In an article published in Business Week, In 1980 it was established that the a Chief Executive Officer working at a any foremost organization, on average, makes approximately 42 times compared to what a worker works on a normal hourly pay.
In the next decade, i.e. 1990, this rate had crossed the doubled mark as it was up to 85 times compared to a normal hourly pay of a worker and in the next decade i.e. the twentieth century, the average salary of a Chief Executive Office has climbed to an incredible 531 times of the regular workers’ hourly pay. (Management 2000)
This has been always an argument regarding the fact that the management, especially the top management, such as the Chief Executive Officers, Directors, Chief Financial Officers and the Heads of Departments etc are paid extensively more that the normal employee even though their job is limited to the decision making part while the workers have to put in extra impetus from the planning to the implementation stage.
Let us go research in this respect whether the management remuneration is justified.
Shleifer and Vishny (1997) in their research have described the corporate governance as the means where the providers of funding guarantee a return on their investments for themselves.
Since, the profits of the investors largely depend upon the contracts incurred between themselves and the company so a variety of markets operations and the performance of players of finance has developed into various sub-literatures.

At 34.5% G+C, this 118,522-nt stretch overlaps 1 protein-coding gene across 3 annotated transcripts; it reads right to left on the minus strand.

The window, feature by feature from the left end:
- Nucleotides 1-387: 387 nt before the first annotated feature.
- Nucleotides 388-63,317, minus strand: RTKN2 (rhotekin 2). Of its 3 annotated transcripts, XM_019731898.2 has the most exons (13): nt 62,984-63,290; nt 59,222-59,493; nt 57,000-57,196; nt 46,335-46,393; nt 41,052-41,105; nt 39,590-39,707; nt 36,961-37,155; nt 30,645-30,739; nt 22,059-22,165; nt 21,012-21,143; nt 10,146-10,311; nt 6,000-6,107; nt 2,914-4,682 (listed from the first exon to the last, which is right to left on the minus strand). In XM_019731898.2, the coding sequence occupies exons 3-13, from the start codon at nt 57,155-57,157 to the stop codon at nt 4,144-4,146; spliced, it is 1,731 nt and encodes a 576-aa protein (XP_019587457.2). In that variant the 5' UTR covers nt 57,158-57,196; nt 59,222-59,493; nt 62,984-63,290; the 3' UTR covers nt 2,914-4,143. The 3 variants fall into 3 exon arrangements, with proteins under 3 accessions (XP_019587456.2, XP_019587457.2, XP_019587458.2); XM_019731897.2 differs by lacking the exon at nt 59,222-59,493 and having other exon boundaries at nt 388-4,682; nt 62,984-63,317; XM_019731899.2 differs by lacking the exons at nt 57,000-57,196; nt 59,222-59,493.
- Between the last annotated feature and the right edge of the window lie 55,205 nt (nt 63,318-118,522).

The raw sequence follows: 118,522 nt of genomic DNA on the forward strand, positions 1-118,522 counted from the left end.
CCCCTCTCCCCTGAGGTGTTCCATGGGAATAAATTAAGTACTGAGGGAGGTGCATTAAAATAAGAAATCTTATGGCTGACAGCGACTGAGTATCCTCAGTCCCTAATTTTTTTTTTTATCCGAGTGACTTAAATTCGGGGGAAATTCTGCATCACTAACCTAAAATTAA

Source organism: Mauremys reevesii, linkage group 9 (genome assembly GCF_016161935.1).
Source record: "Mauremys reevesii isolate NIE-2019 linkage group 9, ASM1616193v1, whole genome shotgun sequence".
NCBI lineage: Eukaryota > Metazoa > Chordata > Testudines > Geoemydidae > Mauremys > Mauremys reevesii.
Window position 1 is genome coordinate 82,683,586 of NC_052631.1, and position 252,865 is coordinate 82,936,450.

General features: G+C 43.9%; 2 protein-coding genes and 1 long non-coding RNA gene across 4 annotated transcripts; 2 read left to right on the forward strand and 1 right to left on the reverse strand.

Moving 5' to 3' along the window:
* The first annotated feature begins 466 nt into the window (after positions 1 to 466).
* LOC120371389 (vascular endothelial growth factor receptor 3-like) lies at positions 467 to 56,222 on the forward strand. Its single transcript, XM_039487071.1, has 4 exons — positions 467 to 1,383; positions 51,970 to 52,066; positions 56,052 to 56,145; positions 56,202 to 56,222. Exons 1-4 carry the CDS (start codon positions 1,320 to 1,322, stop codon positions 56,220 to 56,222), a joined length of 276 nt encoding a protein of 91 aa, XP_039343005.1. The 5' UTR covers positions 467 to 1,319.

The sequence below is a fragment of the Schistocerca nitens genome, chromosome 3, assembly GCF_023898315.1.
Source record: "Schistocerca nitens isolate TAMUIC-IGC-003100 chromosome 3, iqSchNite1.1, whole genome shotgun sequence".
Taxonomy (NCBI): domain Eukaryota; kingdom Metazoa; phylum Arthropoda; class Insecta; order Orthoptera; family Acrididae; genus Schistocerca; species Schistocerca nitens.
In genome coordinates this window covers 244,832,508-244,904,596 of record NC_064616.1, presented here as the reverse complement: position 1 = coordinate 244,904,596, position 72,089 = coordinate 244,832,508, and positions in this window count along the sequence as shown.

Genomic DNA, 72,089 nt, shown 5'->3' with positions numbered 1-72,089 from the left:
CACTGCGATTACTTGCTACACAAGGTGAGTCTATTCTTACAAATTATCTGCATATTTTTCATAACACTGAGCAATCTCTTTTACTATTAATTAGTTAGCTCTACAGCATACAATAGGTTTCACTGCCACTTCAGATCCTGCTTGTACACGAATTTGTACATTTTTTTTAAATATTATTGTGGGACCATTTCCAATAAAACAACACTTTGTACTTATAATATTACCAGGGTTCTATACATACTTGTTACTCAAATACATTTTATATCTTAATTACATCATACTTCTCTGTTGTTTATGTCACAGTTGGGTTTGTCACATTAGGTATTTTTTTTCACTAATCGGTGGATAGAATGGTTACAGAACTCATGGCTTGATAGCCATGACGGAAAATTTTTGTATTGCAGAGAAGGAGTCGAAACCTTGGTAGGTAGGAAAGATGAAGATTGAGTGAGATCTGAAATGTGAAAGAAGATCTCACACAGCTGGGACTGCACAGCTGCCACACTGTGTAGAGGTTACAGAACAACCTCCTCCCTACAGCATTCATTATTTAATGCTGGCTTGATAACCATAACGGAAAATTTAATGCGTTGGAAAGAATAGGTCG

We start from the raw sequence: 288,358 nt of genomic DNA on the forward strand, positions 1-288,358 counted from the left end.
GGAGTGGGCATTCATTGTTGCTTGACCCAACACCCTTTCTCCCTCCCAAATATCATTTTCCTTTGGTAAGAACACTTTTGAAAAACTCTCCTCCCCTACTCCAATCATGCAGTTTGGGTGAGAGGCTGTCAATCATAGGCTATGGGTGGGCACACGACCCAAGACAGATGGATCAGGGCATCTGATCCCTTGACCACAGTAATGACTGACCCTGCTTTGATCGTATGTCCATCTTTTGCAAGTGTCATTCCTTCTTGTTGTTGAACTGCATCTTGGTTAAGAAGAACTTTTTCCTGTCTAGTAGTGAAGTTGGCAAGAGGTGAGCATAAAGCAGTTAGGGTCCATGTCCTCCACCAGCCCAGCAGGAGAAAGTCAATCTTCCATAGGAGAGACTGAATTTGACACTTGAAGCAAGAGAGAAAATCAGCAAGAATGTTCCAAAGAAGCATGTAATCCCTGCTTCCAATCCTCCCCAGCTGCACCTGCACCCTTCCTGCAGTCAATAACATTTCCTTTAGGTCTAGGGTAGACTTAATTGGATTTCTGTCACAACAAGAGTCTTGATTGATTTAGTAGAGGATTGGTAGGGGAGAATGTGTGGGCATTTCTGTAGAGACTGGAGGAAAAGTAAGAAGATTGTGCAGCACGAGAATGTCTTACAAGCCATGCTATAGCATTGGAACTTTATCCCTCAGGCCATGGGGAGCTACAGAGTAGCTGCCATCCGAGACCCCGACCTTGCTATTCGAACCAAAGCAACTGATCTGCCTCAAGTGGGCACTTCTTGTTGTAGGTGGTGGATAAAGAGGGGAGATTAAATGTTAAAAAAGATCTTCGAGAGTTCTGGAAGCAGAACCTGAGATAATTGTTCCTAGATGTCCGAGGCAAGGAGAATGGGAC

literatures. need for the growth in pay of executies Lucian Bebchuk in his article “The Growth of Executive Pay’, discussed the reasons and the need for the substantial increase and the growth of the pay of executives and the top management personnel. He has justified the growth in the pay scale by the comparison of the size of the organization where the executive is employed. He mentioned “Remuneration level is predictable to augment due to the increase in the size of the firm and performance of the management, which may vary from industry to industry” He has researched over the average size of the S&P 500 firms from 1993 to 2003 and has expressed the fact that with the relevant increase in the size of the organization or the performance of the company, the compensation of the executives has increased side by side showing a very linear trend. Kaplan and Rauh (2009) inspected the query regarding if increase in the management remuneration can imitate the forces of the market. The idea was that if a top management personnel’s pay imitates the market forces; in that case its increase should be in line with that of other extensively paid occupations. Kaplan and Rauh also assembled some information on the compensation of high yielding professions such as the employees from the financial service sector, banks, and funds and compared them to the compensation received by the business lawyers, professional athletes, doctors and celebrities. Murphy and Zabojnik (2007) proposed the thought that the escalation in management remuneration embodies the move in the significance of the ability of the managerial staff i.e. the talent and ability which is capable of being transferred through several companies related to the human capital which is specific to the firm i.e. precious only to the extent of the organization, which functioned to support the bargaining point of the top executives through improving their options of working at another organization. different views of executive compensation Holmstom (1979) in his article published in the Bell Journal of Economics has discussed several views of the executive compensation of which he has highlighted two of those views. He discusses that one of the view which he highlighted as the